Determinants of the use of financial incentives in investment banking
This paper examines the use of incentive pay schemes within the financial services sector in London. Various theories of wage determination are reviewed with particular attention placed on the principal-agent literature as a framework for analysing the use of incentive pay. This is combined with case study interviews and a number of hypotheses regarding the use of bonuses. Quantitative analysis of a detailed industry-wide survey validates the hypothesis that those occupations where output is easily identifiable receive higher bonus pay. The proximity of an occupation to the revenue generating activity within the organisation is also found to be significant in determining bonus levels, as is job grade within the organisation. The paper concludes that principal-agent theories of wage determination are useful in understanding the use of bonus pay in the City, but need to be modified to take account of particular institutional characteristics, in particular the power of individual agents.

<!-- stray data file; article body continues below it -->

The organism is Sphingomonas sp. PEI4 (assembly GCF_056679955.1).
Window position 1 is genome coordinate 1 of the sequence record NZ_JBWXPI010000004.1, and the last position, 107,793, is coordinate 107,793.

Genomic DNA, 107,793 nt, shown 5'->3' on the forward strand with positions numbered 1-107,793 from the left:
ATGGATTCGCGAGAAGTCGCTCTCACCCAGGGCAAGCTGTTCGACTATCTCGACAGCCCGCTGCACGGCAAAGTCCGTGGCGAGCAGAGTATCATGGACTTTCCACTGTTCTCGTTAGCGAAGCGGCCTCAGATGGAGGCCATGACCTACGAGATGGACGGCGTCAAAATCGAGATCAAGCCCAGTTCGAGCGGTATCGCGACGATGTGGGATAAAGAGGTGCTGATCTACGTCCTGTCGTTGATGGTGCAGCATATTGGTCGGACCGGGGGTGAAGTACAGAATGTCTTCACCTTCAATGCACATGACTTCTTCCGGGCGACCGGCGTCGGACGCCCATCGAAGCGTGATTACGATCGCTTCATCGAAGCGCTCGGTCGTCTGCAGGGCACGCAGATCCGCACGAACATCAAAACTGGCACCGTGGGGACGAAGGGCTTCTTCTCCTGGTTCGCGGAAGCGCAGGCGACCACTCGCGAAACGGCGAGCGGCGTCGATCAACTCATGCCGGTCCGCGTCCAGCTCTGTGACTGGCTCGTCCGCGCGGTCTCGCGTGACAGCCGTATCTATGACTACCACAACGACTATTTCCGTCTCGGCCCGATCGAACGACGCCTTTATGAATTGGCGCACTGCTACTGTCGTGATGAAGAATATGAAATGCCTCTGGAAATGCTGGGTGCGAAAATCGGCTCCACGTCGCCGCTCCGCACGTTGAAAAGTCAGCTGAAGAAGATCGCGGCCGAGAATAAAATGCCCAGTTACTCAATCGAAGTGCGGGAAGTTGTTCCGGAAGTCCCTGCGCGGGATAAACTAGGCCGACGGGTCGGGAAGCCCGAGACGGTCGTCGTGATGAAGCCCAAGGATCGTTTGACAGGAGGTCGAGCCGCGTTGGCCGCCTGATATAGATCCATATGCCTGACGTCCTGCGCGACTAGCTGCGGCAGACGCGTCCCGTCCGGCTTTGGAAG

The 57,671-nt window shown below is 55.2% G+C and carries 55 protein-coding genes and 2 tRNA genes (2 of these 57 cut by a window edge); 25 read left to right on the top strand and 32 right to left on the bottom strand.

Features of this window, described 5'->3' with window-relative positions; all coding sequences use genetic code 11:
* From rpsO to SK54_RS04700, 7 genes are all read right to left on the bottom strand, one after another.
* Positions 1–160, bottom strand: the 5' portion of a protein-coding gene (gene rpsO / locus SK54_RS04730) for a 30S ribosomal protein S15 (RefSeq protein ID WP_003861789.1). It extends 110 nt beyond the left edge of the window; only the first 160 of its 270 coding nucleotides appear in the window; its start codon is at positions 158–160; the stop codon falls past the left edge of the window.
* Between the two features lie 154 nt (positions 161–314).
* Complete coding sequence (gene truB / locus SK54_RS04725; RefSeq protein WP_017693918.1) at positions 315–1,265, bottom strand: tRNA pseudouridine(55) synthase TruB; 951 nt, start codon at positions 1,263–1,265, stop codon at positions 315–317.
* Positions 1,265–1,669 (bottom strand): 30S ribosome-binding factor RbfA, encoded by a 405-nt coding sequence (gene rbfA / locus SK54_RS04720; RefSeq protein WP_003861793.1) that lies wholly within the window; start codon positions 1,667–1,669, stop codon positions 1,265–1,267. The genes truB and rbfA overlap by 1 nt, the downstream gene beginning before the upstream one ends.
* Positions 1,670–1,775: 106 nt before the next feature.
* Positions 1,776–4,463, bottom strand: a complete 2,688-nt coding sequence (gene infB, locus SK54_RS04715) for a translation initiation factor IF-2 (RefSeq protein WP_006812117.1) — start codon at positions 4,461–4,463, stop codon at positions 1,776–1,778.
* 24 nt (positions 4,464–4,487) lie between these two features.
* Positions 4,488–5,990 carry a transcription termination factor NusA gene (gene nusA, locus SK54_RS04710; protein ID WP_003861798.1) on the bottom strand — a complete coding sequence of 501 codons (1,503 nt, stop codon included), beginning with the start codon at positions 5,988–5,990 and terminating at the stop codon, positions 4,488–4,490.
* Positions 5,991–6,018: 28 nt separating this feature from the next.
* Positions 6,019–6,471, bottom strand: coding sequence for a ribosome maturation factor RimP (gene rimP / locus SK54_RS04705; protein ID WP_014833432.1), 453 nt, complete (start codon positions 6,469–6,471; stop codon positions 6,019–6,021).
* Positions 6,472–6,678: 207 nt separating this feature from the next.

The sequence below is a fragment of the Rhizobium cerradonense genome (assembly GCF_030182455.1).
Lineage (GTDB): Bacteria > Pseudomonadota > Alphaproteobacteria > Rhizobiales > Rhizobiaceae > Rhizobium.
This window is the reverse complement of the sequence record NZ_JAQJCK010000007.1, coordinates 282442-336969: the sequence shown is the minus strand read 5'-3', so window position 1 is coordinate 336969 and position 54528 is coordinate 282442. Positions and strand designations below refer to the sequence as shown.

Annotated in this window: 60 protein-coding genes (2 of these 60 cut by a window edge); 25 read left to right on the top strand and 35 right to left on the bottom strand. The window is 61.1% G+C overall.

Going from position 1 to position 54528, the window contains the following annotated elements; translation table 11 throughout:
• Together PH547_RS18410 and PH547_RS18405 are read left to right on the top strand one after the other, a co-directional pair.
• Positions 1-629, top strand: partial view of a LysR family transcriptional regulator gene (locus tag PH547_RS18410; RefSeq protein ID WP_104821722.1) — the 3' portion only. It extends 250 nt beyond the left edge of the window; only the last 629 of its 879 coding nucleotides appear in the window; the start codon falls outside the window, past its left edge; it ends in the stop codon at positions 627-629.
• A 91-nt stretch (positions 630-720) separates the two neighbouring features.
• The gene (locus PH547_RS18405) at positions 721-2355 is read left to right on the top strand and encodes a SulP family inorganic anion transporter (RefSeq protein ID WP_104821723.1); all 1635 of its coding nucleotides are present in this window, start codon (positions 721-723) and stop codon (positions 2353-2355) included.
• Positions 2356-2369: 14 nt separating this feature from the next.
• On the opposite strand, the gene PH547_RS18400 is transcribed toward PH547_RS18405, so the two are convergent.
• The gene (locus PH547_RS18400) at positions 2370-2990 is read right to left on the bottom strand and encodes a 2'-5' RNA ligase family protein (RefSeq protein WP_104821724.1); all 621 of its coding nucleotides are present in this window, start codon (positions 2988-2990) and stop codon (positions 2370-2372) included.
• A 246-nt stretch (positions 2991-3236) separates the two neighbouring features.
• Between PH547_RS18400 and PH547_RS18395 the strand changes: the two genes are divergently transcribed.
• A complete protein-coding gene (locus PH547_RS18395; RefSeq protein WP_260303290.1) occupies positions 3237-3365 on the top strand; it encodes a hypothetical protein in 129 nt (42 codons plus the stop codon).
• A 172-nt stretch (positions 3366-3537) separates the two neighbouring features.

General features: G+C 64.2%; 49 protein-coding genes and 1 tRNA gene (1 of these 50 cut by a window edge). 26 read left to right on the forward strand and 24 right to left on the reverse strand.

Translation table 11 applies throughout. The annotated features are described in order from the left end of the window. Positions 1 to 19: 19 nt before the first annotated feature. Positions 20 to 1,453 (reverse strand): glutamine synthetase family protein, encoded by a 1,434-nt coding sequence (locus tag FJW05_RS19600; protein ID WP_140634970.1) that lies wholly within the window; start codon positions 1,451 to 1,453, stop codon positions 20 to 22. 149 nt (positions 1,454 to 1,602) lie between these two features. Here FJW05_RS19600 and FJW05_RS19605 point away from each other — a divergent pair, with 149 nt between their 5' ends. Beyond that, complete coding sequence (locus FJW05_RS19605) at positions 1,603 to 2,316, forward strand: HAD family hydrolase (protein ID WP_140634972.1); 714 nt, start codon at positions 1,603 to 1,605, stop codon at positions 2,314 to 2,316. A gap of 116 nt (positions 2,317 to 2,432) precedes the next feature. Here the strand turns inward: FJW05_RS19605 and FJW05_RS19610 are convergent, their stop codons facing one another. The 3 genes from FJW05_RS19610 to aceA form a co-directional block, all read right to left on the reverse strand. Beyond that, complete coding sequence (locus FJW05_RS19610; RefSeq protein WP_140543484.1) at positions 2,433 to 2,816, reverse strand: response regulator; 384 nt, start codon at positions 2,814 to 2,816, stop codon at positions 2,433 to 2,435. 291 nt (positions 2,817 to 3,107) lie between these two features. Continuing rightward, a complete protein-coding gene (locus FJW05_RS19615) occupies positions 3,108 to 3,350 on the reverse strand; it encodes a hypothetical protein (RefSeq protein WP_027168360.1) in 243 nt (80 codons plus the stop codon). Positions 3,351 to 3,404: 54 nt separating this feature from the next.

|Date of creation:||Mar 2003|
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